Cover image for Adventures of a suburban boy
Adventures of a suburban boy
Boorman, John, 1933-
Personal Author:
Publication Information:
London ; New York : Faber and Faber, [2003]

Physical Description:
314 pages : illustrations ; 24 cm
General Note:
Includes index.
Format :


Call Number
Material Type
Home Location
Item Holds
PN1998.3.B66 A3 2003 Adult Non-Fiction Central Closed Stacks

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In Adventures of a Suburban Boy, John Boorman, hailed by the Observer as 'arguably Britain's greatest living director', offers an enthralling memoir of a creative life spent turning dreams into celluloid, and money into light.

One of cinema's authentic visionaries, Boorman nevertheless enjoyed an archetypal English suburban boyhood in the 1940s and 50s, attending Catholic school and finding his first employment in a dry-cleaner's. But his abiding passion was for film, and he got his first break during the 'gold rush' era of British television in the 1960s. After directing several innovative documentaries for the BBC, he graduated to motion pictures, first filming pop stars The Dave Clark Five for Catch Us If You Can , before venturing to Los Angeles to make his first Hollywood picture - and his first masterpiece - Point Blank . The film inaugurated Boorman's profound friendship with star Lee Marvin, which also led to a second professional collaboration on Hell in the Pacific .

What follows are accounts of Boorman's joys and agonies in the making of such extraordinary pictures as the terrifying backwoods adventure Deliverance , the fantastical epics Zardoz and Exorcist II: The Heretic , the glorious Arthurian legend Excalibur , his magnificent drama of imperilled Amazonian tribes, The Emerald Forest , and his semi-autobiographical, multi-Oscar-nominated Hope and Glory . Among the many friends and collaborators of whom Boorman offers vivid portraits are Lee Marvin, Sean Connery, Richard Burton, Marcello Mastroianni, Burt Reynolds, Jon Voight, Helen Mirren and Nicol Williamson.

Author Notes

John Boorman was born in London in 1933. After working as a film reviewer for magazines and radio, he joined the BBC in 1955 as an assistant editor, and later directed a number of documentaries. His first feature was 'Catch Us If You Can' in 1965. His latest film, Country of My Skull , opens in 2003. He is a five-time Academy Award-nominee, and was twice awarded Best Director at the Cannes Film Festival for Leo the Last (1970) and The General (1998). He is the author of Money Into Light: The Emerald Forest - A Diary , as well as the being the co-founder and editor of Faber & Faber's long-running series Projections: Film-makers on Film-making .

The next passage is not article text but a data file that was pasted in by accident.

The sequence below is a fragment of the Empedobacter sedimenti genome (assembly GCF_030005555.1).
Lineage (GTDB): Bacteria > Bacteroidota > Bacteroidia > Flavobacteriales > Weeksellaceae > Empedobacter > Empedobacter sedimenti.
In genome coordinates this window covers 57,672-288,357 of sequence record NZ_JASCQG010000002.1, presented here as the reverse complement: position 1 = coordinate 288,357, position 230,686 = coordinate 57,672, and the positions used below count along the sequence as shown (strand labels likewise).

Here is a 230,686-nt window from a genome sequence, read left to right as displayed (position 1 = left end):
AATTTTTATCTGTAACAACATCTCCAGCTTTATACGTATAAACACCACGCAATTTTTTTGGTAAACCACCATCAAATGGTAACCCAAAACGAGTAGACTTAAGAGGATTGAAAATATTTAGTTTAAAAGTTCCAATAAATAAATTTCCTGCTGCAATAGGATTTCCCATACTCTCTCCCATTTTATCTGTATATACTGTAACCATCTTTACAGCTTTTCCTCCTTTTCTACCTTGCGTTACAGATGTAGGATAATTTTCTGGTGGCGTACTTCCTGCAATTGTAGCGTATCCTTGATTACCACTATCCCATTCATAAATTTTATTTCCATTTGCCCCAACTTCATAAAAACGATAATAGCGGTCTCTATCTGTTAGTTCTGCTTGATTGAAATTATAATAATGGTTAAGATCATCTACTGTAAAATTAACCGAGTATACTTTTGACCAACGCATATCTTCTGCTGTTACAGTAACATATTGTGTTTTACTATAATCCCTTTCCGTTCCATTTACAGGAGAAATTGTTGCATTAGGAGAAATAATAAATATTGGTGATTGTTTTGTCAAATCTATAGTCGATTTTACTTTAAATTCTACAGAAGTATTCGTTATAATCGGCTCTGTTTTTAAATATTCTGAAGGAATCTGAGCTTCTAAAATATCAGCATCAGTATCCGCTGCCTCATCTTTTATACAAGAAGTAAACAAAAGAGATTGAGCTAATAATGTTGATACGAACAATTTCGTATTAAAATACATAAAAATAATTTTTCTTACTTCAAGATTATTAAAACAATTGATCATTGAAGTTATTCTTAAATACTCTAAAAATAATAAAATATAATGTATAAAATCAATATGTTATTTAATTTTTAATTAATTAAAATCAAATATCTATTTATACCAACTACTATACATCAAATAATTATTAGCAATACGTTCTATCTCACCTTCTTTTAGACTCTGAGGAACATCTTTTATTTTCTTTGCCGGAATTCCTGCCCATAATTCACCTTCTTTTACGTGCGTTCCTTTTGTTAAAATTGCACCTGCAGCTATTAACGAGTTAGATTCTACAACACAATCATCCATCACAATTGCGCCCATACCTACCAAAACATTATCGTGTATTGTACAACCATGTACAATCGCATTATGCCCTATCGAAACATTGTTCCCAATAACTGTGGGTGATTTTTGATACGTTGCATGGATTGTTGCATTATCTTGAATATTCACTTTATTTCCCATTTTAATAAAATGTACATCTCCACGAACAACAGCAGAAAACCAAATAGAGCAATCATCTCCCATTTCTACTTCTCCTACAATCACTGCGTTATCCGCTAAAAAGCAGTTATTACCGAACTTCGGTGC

Reviews 4

Booklist Review

Considering how cerebral and idiosyncratic his films are, it is remarkable that Boorman has sustained a commercial career for nearly four decades, even if much of it has been spent on the periphery of the mainstream, producing an ignominious flop like Exorcist II or Zardoz for every box-office smash like Deliverance or Excalibur. In this memoir, he is as thoughtful and expressive as his films. Beginning with his childhood in London during the Blitz and a wonderfully lyrical account of his family's exodus to a riverside suburb (the stuff of another success, Hope and Glory), he explores both triumphs and travails. Given his innate pessimism, he renders the latter more vividly, from the disastrous location shooting of the aptly named Hell in the Pacific to his foredoomed attempt to work for Disney on Where the Heart Is. Particularly memorable is his account of friendship with intemperate actor Lee Marvin. The traits that distinguish his movies--keen observation; skepticism about the normal; respect, bordering on awe, of nature--are manifest in this engaging, provocative autobiography. --Gordon Flagg Copyright 2003 Booklist